Saturday, August 28, 2010

Samsung Galaxy S Android Programming with Windows 7 64 bit

I managed to get a program written on my computer running on my phone. Which might not sound much, but it was a lot more work than I thought, and I tried a lot of things that didn't work, so I thought I'd record what I did for the benefit of anyone else.

My Setup
My Steps

And now, here are the steps I followed. They might not all be necessary, but they worked.

Precursors
  1. Get the hello world app working in eclipse in the emulator as described in the link above, before going anywhere near the phone.
  2. Reboot. This was just because I gave up one evening, and started a few days later but had the side benefit of stopping the adb daemon.
  3. Get the machine to a clean state. While trying to get this to work, I had tried and failed with quite a lot of methods. These included installing other apps in the hopes of getting drivers, downloading random driver files off the internet and so on. Since I didn't trust the driver state of the computer, I restored to a system restore point when I hadn't done anything with the phone. So now we probably have no samsung drivers.
Now we are going to get the phone nicely connected to PC, pretending we are just a normal user, not worrying about being a developer.
  1. With the phone disconnected from the USB cable, under Settings, Applications, Development, turn OFF USB debugging.
  2. Under Settings, About Phone, USB Settings, change to "Ask on connection". This will give you some control.
Installing Kies to get drivers
  1. Now we want the proper Samsung drivers, and we are going to rely on Samsung Kies to do it. Download Samsung Kies from the Samsung website: http://www.samsungapps.com/about/onPc.as. Install it, and reboot if it requests. Now whenever your phone connects in whatever mode Kies will try and take over.
  2. Start up Kies manually. Connect your phone, and when it asks you choose mode choose Kies. Windows should install some drivers, then Kies should detect it and show it in the top left corner.
  3. Eject the phone from Kies, and unplug the cable.
  4. In the Kies tray menu, turn off Auto-start, and quit Kies.
Install as a USB drive to get drivers
  1. Now we want to make sure using the phone as a USB drive works.
  2. Plug the phone in. Kies shouldn't start. Choose "Mass storage" on the phone. Windows should install some more drivers. It won't show yet as a working drive.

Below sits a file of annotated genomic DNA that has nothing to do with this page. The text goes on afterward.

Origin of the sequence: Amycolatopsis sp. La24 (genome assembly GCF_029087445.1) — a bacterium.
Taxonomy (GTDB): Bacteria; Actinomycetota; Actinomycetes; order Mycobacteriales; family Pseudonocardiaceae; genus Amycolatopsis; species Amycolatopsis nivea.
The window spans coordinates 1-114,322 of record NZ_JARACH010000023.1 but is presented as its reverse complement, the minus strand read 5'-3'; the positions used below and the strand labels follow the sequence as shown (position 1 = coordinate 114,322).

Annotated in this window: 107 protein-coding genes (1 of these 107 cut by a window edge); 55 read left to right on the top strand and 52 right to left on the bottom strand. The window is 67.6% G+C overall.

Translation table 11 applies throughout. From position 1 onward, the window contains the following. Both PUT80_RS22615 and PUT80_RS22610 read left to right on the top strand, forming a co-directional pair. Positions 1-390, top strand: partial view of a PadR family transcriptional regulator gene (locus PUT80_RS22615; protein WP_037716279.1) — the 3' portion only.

3. On the phone you have pull down the notification screen, which should say "USB connected".
  4. Click on this, and will give you the option to Mount as a drive. Select Mount.
  5. Check you can copy a file back and forth.
  6. Eject the USB drives from Windows and disconnect the phone.
Now you should have a nicely working phone like a normal user, and hopefully all the drivers installed you will need. If you can't get here, don't vene bother with the next steps, you've got to get the phone working first. Try uninstalling Kies and reinstalling, or uninstalling any 3rd party software for use with your phone.

Being a developer

Next we are going reveal our true identity as developers.
  1. IGNORE everything it says at http://developer.android.com/sdk/win-usb.html. Having the package provides drives for a few specific phones. Having it installed won't hurt - I've got it installed, but don't expect it to help. You've got a Samsung Galaxy S, and the package doesn't support this at all.
  2. On the phone, with it disconnected, under Settings, Applications, Development, turn ON USB debugging.
  3. Connect the phone. Windows says it is installing device driver software - a good sign. However, on my machine it then says Device driver software was not successfully installed - a bad sign! But DON'T PANIC.
  4. Go to Control Panel, Devices, Hardward and Sound. The phone should appear as SAMSUNG_Android with a list of all the things it can be. This is good. It appears Windows was lying.
  5. Now as it says on http://developer.android.com/guide/developing/device.html#setting-up you can check to see if it is connected with adb.
  6. Start a command prompt (run cmd.exe from the Start menu).
  7. Change to wherever you installed the Android SDK, and into the tools directory.
  8. Run "adb devices" at the command prompt. My machine said:
D:\Program Files\android-sdk-windows\tools>adb devices
* daemon not running. starting it now *
* daemon started successfully *
List of devices attached
900012345678 device

Hooray - we are all connected and working. Now just follow the instructions on: http://developer.android.com/guide/developing/eclipse-adt.html#RunningOnDevice - just use Run on the eclipse menu and your device should appear, and eclipse will install and run it on your phone. Result!

3 comments:

Richard said...

Thanks for the post. I was having trouble getting the Galaxy connecting for development as well.

Marc-Allen said...

Excellent post. I used your suggestions on my 32bit WinXP PC. I additionally did the following:
- restart PC (I think you are right about the Android processes that are still running),
- download the "uninstall kies" file from samsung
- uninstall kies.
- then followed your instructions exactly.

Developers definitely need to follow the developer.android.com link you provided - and make javascript:void(0)sure the change their run configuration to use "manual" device selection.

JP said...

Thanks a bunch for the post. Was having the same issue and you got me over the hump.